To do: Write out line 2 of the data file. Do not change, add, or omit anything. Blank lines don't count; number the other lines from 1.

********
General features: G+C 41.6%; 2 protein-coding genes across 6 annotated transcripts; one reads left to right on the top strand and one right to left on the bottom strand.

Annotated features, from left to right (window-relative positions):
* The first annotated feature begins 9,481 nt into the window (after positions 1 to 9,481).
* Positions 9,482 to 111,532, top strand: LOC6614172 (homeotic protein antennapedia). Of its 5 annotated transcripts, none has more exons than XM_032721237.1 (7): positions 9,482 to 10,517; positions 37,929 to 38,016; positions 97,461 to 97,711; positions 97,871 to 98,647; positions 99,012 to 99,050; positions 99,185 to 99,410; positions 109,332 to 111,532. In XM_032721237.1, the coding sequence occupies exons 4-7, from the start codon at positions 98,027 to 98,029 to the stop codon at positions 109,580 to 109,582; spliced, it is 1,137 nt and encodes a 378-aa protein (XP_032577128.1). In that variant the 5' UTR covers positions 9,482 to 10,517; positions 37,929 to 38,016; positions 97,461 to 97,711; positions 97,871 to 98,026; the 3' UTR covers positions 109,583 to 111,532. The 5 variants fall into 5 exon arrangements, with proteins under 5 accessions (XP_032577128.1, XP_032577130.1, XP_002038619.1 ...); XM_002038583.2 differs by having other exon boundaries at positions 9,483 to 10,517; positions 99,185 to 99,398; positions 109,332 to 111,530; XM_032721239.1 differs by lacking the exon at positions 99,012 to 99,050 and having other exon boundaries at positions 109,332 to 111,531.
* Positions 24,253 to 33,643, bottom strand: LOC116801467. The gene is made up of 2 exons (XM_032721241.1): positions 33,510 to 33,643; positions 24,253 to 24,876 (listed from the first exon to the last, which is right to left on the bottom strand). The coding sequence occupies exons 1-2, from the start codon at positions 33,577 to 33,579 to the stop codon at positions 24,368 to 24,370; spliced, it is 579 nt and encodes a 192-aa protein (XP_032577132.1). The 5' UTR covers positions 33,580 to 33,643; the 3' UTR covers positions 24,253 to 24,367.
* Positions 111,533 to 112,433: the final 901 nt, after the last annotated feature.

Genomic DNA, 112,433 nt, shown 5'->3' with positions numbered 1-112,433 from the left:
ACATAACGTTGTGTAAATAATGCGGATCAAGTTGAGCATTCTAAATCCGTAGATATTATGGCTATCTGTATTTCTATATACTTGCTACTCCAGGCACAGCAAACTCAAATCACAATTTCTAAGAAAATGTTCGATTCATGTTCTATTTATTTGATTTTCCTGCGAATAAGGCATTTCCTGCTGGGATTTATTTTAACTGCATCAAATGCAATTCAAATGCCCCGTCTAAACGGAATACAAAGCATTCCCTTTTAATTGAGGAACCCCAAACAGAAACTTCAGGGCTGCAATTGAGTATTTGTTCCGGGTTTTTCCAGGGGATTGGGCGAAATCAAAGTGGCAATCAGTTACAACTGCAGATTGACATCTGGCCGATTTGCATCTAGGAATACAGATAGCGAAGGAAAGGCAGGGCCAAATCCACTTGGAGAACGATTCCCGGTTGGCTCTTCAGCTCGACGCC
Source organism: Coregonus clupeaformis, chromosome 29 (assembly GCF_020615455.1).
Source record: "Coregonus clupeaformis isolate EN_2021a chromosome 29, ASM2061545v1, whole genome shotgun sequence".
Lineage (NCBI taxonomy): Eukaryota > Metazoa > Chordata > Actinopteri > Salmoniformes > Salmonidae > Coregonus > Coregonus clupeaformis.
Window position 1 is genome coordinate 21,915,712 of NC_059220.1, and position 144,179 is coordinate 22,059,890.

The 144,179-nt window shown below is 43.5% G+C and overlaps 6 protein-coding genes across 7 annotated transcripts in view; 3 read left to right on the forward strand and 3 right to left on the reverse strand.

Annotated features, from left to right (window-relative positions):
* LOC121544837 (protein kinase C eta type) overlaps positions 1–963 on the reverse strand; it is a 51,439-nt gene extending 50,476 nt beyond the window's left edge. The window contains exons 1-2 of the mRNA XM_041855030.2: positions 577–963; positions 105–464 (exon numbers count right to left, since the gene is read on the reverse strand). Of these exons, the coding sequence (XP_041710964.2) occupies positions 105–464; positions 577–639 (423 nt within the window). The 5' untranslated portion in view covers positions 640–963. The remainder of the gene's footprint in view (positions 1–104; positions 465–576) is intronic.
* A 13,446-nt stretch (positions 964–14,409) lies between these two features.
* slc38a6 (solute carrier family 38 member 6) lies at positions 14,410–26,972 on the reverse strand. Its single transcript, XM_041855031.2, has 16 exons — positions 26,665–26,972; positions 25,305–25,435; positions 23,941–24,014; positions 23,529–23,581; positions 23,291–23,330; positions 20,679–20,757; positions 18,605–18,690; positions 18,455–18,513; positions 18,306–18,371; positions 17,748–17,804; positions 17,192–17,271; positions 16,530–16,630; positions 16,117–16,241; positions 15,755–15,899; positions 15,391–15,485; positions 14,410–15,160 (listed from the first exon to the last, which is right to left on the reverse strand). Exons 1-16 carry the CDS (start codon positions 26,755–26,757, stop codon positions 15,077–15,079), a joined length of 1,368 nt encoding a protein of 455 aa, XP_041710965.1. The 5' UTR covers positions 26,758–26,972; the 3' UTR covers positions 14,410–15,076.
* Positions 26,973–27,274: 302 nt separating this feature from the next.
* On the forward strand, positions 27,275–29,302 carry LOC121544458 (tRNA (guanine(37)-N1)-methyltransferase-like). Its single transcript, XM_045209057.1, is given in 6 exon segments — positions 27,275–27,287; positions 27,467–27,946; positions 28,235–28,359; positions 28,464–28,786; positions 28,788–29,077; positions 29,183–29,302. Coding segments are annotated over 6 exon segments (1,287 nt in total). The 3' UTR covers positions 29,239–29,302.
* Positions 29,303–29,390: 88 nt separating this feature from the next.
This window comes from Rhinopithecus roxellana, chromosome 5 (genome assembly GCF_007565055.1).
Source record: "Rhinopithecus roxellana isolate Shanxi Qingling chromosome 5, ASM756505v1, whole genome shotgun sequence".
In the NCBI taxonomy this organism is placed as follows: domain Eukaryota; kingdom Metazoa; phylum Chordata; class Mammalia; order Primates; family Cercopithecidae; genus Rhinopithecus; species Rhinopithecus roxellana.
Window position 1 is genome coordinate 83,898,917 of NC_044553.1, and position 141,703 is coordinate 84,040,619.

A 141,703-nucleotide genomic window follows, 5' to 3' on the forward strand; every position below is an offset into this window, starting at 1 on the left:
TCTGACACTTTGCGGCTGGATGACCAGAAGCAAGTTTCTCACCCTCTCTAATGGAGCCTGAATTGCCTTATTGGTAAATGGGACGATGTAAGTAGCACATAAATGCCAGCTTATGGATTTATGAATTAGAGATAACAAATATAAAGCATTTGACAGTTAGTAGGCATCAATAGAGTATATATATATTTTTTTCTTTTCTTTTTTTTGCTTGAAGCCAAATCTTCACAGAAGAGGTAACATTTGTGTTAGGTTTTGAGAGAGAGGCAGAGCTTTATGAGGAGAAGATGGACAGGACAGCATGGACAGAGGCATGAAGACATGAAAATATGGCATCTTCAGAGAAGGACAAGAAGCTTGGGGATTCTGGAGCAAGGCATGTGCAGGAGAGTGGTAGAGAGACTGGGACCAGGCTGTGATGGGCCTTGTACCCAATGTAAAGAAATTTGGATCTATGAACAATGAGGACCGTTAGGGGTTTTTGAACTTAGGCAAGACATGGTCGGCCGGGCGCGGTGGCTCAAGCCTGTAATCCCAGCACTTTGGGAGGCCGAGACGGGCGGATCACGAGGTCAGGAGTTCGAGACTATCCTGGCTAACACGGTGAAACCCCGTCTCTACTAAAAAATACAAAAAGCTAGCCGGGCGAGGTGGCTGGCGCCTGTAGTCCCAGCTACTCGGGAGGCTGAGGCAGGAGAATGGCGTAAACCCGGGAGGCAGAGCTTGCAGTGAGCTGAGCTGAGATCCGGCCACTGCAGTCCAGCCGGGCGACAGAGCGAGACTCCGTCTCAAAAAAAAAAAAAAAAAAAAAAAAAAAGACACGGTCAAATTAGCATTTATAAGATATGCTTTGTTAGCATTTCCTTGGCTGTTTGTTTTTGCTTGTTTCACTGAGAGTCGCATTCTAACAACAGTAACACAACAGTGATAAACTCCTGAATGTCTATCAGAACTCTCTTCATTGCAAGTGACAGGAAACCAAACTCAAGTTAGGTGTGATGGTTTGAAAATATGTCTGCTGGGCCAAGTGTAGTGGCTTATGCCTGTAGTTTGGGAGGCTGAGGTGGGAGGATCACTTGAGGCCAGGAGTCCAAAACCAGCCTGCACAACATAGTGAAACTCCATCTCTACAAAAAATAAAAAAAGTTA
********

Annotated features, from left to right (window-relative positions):